God Is Great, I'm Not

on November 06, 2002 by Ed Scheid
"God is Great, I'm Not," a comedy invigorated by the natural charm of Audrey Tautou, was made before the release of her extremely successful breakout film, "Amelie." Here, Tautou plays Michele, a 20-year-old model who is extremely despondent after an abortion following a breakup with her boyfriend. Feeling insignificant, she seeks religion to bring meaning into her life. Not getting solace in Catholicism, she tries Buddhism. When she becomes romantically involved with Francois (Edouard Baer) a veterinarian, she inquires about his religion. Finding out that that he's a non-practicing Jew, Michele turns to Orthodox Judaism with determined fervor. Though sincere, her enthusiasm as she moves between different religions resembles the pursuit of the latest fad. Francois joins Michele in taking a class on Judaism, and even his parents become involved in Michele's conversion. At times, Francois becomes overwhelmed by Michele's intensity. Michele's childlike nature is reflected in her diary entries that introduce scenes of the film.

   Director Pascale Bailly, who co-wrote the screenplay, is an admirer of Woody Allen, and her film shares Allen's preoccupation with religion (as in "Hannah and her Sisters") and the neurotic undercurrent to personal relationships. As in many French comedies, Bailly adds serious elements, like the painful emotional aftereffects of Michele's abortion and the relationship with her unhappy mother and stepfather.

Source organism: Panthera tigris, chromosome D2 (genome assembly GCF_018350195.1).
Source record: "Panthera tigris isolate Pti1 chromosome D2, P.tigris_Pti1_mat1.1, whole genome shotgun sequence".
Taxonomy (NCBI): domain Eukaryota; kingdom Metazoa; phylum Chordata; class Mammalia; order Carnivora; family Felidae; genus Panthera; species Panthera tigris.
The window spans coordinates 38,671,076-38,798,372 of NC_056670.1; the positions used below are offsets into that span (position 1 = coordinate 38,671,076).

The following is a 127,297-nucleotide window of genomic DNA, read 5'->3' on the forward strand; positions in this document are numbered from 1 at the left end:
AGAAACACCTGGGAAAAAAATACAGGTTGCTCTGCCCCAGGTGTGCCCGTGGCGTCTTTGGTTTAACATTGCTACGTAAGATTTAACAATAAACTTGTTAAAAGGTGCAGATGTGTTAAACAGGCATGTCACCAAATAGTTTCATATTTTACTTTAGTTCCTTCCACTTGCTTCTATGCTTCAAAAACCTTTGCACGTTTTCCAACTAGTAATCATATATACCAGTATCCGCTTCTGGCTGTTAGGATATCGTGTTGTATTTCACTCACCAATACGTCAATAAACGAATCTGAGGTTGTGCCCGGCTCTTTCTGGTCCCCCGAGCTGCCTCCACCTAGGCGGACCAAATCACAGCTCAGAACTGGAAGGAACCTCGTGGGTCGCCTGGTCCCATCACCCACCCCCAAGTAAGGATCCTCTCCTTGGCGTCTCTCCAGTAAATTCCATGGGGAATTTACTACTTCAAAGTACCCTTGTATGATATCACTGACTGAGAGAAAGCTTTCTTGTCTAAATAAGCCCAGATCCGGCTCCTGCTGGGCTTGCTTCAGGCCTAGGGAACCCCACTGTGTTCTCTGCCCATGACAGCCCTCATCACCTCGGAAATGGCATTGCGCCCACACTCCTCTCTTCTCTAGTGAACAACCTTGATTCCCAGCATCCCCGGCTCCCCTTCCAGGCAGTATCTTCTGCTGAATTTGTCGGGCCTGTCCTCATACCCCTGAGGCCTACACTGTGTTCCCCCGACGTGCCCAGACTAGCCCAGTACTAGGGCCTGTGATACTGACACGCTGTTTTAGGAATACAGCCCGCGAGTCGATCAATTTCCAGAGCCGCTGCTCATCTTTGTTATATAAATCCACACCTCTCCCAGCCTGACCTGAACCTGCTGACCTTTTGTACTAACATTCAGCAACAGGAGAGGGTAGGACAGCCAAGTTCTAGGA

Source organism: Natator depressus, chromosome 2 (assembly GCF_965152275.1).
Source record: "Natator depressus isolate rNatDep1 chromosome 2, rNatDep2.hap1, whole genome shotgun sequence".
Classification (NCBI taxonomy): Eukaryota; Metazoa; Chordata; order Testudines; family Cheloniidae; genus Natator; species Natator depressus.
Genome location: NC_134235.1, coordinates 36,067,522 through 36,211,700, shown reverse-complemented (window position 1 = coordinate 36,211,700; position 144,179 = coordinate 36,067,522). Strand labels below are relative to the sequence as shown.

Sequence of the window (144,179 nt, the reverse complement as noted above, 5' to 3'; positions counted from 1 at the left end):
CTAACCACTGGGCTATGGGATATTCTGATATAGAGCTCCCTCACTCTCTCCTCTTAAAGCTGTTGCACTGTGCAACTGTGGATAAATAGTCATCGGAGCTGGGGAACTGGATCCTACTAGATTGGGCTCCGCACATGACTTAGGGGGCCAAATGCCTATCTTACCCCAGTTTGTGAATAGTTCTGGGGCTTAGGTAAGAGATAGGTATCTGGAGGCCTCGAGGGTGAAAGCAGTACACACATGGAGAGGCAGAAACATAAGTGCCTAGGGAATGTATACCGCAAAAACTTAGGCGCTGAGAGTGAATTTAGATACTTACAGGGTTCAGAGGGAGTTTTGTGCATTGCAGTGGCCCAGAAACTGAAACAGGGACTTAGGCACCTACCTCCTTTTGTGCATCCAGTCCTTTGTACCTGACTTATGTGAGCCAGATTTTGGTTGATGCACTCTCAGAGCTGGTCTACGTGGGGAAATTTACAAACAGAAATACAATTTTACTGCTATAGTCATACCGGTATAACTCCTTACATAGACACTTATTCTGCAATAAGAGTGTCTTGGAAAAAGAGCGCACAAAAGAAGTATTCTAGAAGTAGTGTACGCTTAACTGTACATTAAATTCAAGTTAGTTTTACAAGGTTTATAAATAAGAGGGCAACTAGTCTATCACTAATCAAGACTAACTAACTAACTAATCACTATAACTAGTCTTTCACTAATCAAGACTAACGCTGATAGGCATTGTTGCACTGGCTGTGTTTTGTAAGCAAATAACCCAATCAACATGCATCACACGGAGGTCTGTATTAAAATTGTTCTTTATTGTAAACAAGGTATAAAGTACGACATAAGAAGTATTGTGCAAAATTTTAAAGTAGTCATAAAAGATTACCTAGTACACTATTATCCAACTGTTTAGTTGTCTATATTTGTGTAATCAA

With youthful high spirits, Tautou remains captivating throughout Michele's religious and romantic quests, and she is backed by a likable cast. Bailly is more successful with the amusing and eccentric details of her characters than with the thin plot of her film. Michele's love life is a predictable series of arguments, break-ups and reconciliations held together only by Tautou's magnetic presence. Starring Audrey Tautou, Edouard Baer and Julie Depardieu. Directed by Pascale Bailly. Written by Pascale Bailly and Alain Tasma. Produced by Alain Sarde and Georges Benayoun. An Empire release. Comedy. French-language; subtitled. Unrated. Running time: 98 min

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